As a trainer and advisor for IBF, I have worked for several amazing companies with talented people. As part of the 3-day training program we deliver, we always spend time thinking about the improvement areas that will help the team to implement demand planning best practices.
The Start/Stop/ Continue format is used. What will the company start doing? What will they stop doing? What will they continue and improve? For most groups in our training programs, this list comes readily and most people agree on what to change.
But then a funny thing happens. When we start to discuss how and when these changes can happen, the teams face a common challenge. Their resources are often spread amazingly thin, and therefore can’t devote the time to start working in a new area.
Even more frustrating, Demand Planners often do not feel they’re able to stop activities that take up precious time. Fortunately, there is a proven methodology we take from Operations used to improve focus, effectiveness and efficiency.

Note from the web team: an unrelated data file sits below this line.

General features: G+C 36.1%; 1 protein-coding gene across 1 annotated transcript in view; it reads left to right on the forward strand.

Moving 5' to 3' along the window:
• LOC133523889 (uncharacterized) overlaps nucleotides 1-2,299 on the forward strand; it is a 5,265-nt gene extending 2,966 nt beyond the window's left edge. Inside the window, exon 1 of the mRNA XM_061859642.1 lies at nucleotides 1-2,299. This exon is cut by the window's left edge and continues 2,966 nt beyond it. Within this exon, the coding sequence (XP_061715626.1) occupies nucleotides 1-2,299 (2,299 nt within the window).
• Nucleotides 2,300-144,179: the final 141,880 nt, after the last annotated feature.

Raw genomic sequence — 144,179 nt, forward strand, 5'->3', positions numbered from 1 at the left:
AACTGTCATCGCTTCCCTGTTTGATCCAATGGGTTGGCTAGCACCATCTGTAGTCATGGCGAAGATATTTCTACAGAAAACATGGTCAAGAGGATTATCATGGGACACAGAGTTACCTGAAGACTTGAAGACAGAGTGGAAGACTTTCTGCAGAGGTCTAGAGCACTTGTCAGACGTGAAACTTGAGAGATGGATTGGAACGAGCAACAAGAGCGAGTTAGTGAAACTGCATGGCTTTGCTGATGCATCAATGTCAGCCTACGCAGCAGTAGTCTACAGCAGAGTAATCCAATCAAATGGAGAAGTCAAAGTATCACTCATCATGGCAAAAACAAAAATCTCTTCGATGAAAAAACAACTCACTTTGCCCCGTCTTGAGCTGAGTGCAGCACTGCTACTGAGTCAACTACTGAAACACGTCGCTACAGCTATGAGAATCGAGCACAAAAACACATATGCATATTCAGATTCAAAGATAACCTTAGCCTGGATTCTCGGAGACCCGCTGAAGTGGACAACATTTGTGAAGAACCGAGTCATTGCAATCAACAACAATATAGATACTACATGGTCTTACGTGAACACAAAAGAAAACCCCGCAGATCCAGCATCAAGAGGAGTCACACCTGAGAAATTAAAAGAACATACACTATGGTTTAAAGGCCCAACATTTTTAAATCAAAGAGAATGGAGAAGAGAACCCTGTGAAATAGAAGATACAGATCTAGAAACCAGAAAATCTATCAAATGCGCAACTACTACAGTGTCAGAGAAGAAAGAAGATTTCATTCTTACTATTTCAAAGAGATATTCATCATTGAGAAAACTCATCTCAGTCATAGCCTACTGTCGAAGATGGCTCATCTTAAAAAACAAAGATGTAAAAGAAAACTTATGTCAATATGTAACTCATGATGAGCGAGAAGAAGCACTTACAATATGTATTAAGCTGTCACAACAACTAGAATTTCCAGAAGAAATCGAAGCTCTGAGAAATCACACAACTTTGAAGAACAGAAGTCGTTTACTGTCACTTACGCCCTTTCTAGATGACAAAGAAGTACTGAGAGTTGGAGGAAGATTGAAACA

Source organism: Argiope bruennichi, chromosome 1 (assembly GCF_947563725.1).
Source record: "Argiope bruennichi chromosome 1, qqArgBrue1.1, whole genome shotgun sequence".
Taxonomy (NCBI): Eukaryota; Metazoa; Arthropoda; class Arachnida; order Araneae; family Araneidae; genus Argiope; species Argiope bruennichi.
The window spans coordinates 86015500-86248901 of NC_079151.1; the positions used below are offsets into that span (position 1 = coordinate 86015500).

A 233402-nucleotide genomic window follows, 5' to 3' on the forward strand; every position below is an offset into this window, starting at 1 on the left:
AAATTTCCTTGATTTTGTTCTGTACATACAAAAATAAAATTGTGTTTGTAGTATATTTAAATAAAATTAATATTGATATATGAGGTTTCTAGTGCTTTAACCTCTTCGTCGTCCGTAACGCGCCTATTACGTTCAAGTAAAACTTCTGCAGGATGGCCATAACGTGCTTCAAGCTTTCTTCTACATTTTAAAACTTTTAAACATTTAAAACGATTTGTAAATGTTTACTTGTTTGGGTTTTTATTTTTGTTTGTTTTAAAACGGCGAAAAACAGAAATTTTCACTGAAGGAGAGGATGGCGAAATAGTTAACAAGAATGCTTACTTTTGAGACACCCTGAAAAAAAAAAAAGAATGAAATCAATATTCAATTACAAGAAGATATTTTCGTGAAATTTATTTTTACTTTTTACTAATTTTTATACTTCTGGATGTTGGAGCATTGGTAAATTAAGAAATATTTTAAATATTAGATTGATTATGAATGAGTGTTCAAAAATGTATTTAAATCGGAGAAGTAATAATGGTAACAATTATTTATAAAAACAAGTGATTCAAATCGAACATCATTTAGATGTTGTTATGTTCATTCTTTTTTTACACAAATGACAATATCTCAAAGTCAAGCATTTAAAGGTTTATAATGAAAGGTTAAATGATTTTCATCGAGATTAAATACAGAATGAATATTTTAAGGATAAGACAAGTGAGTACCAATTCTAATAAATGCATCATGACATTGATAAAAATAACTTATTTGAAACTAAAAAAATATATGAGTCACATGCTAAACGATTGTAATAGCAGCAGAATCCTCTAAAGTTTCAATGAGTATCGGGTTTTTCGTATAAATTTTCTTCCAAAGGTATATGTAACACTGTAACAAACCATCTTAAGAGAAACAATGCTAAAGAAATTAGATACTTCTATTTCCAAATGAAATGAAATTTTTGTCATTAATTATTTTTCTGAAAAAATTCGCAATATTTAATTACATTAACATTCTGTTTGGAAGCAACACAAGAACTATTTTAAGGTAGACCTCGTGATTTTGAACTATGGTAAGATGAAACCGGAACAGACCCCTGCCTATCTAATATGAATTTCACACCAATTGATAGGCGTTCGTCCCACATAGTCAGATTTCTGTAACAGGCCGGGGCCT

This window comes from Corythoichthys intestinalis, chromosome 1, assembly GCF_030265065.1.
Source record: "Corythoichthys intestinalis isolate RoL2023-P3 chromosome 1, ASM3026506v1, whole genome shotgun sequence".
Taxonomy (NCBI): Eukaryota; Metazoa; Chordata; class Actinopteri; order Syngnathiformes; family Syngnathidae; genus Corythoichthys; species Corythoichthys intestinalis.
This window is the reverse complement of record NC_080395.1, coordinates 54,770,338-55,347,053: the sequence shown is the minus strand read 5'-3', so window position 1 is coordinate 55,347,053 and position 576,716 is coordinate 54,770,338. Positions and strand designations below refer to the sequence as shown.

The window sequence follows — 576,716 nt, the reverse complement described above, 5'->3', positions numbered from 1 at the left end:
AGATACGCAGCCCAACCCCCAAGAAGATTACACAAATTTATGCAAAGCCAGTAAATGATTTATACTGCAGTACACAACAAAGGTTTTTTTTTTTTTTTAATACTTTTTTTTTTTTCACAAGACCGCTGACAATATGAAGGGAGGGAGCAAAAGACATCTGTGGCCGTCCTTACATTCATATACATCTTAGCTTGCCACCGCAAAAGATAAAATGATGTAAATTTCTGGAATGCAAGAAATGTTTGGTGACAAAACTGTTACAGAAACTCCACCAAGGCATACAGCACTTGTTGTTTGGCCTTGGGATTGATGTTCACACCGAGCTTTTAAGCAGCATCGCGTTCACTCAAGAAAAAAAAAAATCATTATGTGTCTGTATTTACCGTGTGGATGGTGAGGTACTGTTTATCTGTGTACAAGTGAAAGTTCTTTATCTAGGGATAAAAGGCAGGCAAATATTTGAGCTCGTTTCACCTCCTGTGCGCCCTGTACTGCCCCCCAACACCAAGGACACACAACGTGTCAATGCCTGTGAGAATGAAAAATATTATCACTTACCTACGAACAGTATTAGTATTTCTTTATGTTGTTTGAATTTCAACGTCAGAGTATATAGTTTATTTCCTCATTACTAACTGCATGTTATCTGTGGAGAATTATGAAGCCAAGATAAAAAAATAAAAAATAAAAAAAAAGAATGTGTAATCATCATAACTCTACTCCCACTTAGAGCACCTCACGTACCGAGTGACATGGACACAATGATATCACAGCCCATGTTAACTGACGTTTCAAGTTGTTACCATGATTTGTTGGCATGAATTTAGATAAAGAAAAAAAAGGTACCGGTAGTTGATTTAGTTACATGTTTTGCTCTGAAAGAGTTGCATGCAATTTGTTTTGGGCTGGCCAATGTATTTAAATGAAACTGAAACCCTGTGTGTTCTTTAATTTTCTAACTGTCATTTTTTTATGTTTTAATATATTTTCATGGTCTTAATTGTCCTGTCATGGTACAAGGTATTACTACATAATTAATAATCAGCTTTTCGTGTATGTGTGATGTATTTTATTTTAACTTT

The Lean philosophy provides an approach to evaluating an operation to reduce waste, providing resources that can be applied to value added activities. The approach to Lean Demand Planning is fairly simple and we can adapt this methodology for the purpose of improvement and freeing up time. Here are the five steps:
1. Identify value
2. Map value stream
3. Create flow
4. Establish pull
5. Seek perfection
Step 1: Identify Value
In a traditional Lean approach, one focuses on the end customer. The key is to understand clearly what the customer values (i.e., what they will pay for) and what they will not. This helps
the organization to focus on what is important, and strip away work that is not important or just superfluous.
For demand planning, the customers are internal. And our internal customers want an accurate demand plan. Although that statement is true, it needs to be refined. There are different uses of forecasts, and different people need different forecasts. SKU level accuracy may be important for replenishment planning over the next 8 weeks, but, for capacity planning, we need accuracy at a more aggregate level, and for a much longer timeframe.